BlackBerry: We're not dead yet

blackberry letter

BlackBerry has appealed directly to its customers to stay loyal, publishing an open letter in newspapers around the world Tuesday that touts its technology and financial position.

The ad, published on the company's website and in 30 publications in nine countries, stresses that the embattled smartphone maker has substantial cash on hand and no debt.

The letter also talks up Blackberry's social network, security features and corporate appeal.

"You can continue to count on BlackBerry," the letter declares.

What the ad does not mention is that Blackberry is for sale and has received a preliminary $4.7 billion buyout offer from Fairfax Financial.

"These are no doubt challenging times for us and we don't underestimate the situation or ignore the challenges we are facing," the ad acknowledges. "We are making the difficult changes necessary to strengthen BlackBerry."

How BlackBerry fell so fast
How BlackBerry fell so fast

The proposed deal from Fairfax came just three days after BlackBerry (BBRY) announced a brutal preliminary quarterly financial report, including a $1 billion loss and plans to lay off about 4,500 employees.

Related story: BlackBerry co-founders want to buy the company

The company is looking at other offers, and potential buyers include tech rivals and private equity firms. An offer from one of these companies would put BlackBerry on much firmer ground, given that many investors doubt the deal with Fairfax can be completed.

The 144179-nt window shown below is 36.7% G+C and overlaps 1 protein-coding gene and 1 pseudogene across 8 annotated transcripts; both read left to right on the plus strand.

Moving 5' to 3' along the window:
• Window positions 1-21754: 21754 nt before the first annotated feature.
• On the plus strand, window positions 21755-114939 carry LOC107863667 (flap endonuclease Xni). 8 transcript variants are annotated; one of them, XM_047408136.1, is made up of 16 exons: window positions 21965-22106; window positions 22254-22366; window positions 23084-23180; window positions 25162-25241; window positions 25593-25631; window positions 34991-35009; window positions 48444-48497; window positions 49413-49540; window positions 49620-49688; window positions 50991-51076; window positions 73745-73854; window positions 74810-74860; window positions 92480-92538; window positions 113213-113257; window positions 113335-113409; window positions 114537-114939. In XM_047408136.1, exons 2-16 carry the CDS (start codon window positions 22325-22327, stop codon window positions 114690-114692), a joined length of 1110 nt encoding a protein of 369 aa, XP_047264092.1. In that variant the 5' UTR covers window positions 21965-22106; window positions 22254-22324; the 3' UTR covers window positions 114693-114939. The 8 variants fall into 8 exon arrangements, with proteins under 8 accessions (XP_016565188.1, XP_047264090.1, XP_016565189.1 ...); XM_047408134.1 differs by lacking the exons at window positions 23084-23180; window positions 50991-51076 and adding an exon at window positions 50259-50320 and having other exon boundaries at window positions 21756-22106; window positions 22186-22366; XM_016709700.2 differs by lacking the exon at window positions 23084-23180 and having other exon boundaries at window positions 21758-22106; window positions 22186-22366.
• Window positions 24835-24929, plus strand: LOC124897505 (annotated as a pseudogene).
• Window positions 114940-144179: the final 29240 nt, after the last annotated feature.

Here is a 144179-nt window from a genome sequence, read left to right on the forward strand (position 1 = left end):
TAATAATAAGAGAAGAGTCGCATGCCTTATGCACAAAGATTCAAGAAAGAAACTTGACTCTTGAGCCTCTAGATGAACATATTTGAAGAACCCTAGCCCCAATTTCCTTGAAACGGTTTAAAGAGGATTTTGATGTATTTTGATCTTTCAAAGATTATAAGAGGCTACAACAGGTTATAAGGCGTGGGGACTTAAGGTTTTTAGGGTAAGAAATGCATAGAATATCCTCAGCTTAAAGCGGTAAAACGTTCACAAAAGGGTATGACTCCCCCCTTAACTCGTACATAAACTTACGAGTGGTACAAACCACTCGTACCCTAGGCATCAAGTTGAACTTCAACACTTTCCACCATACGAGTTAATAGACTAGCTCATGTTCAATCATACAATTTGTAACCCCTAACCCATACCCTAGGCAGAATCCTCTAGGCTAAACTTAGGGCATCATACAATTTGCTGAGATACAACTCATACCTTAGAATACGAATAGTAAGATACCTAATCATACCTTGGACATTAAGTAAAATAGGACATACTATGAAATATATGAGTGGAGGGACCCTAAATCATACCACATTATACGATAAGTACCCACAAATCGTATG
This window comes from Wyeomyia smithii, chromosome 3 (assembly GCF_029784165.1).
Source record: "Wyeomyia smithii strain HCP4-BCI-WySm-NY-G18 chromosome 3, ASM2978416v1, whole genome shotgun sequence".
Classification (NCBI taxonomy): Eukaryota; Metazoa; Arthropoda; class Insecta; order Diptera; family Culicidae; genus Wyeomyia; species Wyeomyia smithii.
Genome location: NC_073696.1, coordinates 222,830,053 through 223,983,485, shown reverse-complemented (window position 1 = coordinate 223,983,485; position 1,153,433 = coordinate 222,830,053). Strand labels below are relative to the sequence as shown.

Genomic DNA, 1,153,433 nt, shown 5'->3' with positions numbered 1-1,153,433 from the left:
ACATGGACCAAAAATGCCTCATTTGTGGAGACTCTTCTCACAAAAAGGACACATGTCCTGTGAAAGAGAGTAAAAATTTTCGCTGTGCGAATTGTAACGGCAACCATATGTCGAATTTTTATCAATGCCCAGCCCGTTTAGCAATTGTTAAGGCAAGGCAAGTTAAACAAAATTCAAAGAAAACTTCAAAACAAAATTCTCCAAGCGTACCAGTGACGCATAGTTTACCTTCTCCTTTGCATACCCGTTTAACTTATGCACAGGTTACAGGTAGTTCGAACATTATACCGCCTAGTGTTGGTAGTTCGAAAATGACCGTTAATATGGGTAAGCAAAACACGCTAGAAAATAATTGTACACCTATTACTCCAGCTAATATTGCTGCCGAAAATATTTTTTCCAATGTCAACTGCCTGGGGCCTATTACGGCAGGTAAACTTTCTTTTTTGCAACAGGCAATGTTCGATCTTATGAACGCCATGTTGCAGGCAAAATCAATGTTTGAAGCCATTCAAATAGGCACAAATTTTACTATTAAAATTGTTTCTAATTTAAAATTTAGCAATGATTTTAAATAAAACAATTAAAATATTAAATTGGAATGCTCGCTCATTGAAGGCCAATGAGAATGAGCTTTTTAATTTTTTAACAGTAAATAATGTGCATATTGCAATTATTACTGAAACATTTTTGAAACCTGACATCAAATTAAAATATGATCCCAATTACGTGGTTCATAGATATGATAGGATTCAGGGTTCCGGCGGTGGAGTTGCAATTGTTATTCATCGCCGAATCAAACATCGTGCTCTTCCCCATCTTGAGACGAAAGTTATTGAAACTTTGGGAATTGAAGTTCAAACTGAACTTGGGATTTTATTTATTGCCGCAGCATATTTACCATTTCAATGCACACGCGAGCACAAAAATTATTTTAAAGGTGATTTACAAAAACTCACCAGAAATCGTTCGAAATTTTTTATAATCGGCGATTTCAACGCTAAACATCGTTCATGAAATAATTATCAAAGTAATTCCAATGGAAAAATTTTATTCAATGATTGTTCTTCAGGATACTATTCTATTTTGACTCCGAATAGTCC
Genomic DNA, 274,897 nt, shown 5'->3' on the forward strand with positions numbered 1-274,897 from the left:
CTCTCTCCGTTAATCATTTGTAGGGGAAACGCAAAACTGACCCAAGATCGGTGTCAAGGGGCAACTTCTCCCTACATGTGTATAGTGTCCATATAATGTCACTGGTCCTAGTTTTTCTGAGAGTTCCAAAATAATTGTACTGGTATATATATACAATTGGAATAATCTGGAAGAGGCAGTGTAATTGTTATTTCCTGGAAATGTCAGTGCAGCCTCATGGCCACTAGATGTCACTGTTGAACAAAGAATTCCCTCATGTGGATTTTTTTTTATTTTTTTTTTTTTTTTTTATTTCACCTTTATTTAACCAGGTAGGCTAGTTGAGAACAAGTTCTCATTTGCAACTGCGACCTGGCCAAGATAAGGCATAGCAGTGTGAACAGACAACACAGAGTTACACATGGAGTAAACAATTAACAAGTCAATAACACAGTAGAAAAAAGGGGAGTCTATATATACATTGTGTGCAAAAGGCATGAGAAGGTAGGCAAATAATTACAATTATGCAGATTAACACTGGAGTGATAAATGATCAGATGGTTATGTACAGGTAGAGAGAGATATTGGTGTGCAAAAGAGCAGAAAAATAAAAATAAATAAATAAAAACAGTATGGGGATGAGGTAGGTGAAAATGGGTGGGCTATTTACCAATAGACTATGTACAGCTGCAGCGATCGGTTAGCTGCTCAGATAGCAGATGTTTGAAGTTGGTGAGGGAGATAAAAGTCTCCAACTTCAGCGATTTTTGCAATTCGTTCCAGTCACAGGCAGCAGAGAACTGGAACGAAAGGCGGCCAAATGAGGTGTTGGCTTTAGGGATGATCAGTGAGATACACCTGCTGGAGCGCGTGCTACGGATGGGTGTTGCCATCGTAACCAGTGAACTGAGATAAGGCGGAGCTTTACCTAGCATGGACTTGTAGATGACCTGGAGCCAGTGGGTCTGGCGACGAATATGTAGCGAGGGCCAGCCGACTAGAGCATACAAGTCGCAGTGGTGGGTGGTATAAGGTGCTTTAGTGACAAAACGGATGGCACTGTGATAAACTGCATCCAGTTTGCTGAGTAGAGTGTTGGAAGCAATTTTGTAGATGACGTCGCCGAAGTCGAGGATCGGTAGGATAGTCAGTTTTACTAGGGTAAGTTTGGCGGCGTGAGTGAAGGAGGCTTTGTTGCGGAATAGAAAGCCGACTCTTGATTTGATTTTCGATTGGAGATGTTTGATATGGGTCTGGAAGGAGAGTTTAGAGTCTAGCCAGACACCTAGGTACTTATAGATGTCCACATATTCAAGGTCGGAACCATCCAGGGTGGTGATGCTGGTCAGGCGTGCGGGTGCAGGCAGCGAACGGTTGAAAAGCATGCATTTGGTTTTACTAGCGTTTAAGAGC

BlackBerry announced last month that it plans to lay off 40% of its global workforce by the end of the year. The first round of cuts began last week, with 300 employees let go.

Other tech companies are actively recruiting BlackBerry employees, with Apple and Intel (INTC) going so far as to host meet-and-greet events near BlackBerry's headquarters in Waterloo, Ontario.

Related story: Apple throws recruitment party for BlackBerry employees

BlackBerry rivals Apple (AAPL), Google (GOOG) and Microsoft (MSFT) have worked hard to improve their security and e-mail delivery capabilities. As a result, corporate IT departments have opened their doors to non-BlackBerry devices.

Blackberry 10, the operating system that was meant to save the company, was delayed several times. So were the phones built around the new platform, which left BlackBerry customers with no new phones to buy. BlackBerry 10 finally launched in January, but sales of the new phones running on the platform have sorely disappointed.

-- CNNMoney's Julianne Pepitone contributed reporting.

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